Carson and Bruno employ a cast of largely dog and bird versions of the play’s characters, making use of that ironic comics convention of giving us anthropomorphic animals that we connect with more intimately despite them being visually one step removed from our own conception of humanity. Carson’s text blends modern idiom with more lyrical language, something echoed in Bruno’s loose and lively art which juxtaposes modern iconography with classical allusion. In the process they bring the thematic heart of the play to the foreground, underlining the loss not just of individual lives but also of a way of life and a culture, and the impact that war has not simply on the vanquished but also on the victors ... uses visual metaphor, inventive panel-to-panel storytelling and the specific narrative tools of comics (particular mention for the effectiveness of the chorus scenes here) together to give us a treatment of the original play that will undoubtedly prove an entry point to the work of Euripides to the uninitiated, but will also allow those familiar with the text to see it through new eyes.
Set in post-war Troy, this wrenching comics-poetry update of Euripides’ tragic play by MacArthur fellow poet Carson and artist Bruno embodies feminine narratives with wry lyricism ... Yet the cleverness and agility of this graphic work amplify its tragedies ... Herald Talthybius, a hulking raven, outlines the prize for perfect feminine obedience ... Such is the story of war and genocide throughout history, and in Carson and Bruno’s expert hands, it strikes as powerfully contemporary.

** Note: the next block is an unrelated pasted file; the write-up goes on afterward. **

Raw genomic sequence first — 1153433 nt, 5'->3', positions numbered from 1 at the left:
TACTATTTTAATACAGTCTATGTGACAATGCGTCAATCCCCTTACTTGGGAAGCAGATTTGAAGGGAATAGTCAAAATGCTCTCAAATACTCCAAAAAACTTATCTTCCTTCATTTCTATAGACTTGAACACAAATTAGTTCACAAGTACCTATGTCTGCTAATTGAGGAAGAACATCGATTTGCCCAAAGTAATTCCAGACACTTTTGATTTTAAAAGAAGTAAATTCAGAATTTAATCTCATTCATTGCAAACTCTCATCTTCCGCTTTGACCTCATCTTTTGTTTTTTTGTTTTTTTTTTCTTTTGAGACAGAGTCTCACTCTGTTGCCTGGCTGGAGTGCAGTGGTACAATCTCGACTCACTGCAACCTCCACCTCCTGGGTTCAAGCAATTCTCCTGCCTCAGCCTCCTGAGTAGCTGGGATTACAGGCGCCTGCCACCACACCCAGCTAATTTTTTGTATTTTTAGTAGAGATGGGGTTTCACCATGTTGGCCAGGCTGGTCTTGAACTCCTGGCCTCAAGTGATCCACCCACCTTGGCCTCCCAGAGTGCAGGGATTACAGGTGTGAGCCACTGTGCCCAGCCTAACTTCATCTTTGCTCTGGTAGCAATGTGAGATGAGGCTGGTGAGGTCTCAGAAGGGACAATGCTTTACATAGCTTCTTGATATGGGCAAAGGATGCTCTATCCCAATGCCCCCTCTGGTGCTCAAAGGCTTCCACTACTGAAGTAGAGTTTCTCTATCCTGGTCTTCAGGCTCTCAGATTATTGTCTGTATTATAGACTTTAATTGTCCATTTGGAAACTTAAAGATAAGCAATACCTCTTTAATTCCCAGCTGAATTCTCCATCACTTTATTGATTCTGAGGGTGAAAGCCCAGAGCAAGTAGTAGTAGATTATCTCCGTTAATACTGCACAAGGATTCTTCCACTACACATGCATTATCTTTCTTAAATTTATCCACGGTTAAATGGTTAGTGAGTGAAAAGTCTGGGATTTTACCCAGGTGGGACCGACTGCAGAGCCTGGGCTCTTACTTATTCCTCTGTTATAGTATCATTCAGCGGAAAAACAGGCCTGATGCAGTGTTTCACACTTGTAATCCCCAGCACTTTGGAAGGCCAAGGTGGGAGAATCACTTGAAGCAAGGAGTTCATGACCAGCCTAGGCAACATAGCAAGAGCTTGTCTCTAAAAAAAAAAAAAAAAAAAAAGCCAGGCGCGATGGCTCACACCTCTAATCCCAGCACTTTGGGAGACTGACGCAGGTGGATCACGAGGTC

Bizarre, haunting, and hallucinatory illustrations by Bruno render the tragedy’s characters as animals ... What results is a gnarly, perfectly inscrutable dreamscape of Euripides’ tragedy ... I can merely speculate about Carson’s and Bruno’s intentions, but I can’t help sensing a touch of hostility in them. In the absence of legible symbology, I feel baited into pseudo-intellectual interpretations such as these. (The inherent asexuality of overalls? My God!) But perhaps, in its own bewildering way, this unmanageable little book does manage to capture something of the spirit of Euripides’ somber tragedy. There is, after all, something hostile about the play itself: First performed for an Athenian audience at the height of the Peloponnesian War, The Trojan Women is an unsparing look at the devastation and moral corruption that war inspires ... Bruno’s illustrations surely capture something of the tragedy’s tone: bleak, bleak, bleak ... Of course, for all its morbidity, there remains the essence of Euripidean playfulness and pitch-black humor ... For someone who’s devoted her life to the work of translation, Carson seems unconcerned with longstanding tenets of the practice—say, for instance, the notion that one ought to approximate what the characters actually say. This frenetic, unhinged interpretation seems to put forth the argument: if you can’t keep the words, the original syntax, why not abandon the pursuit of literal translation altogether?—why not abandon certain details, all historical context, even the species of the dramatis personae? ... When I look back on the Greek translation classes I took as an undergraduate, and the halting, uncertain tones with which we students fumbled through Herodotus and Sophocles—or on the translations we read and their formal, surreally ornate prose—it’s hard not to see value in a project as strange and manic as this one. After all, the magnificence of the theatrical production—of which Euripides’ text is a mere blueprint—has been lost to time. Who are we to say that this vulgar little picture book isn’t the closest thing we’ve got to the spirit of the original performance? Maybe it translates Euripides’ liveliness, his bent toward experimentation, his refusal of easy answers and plodding pedantry.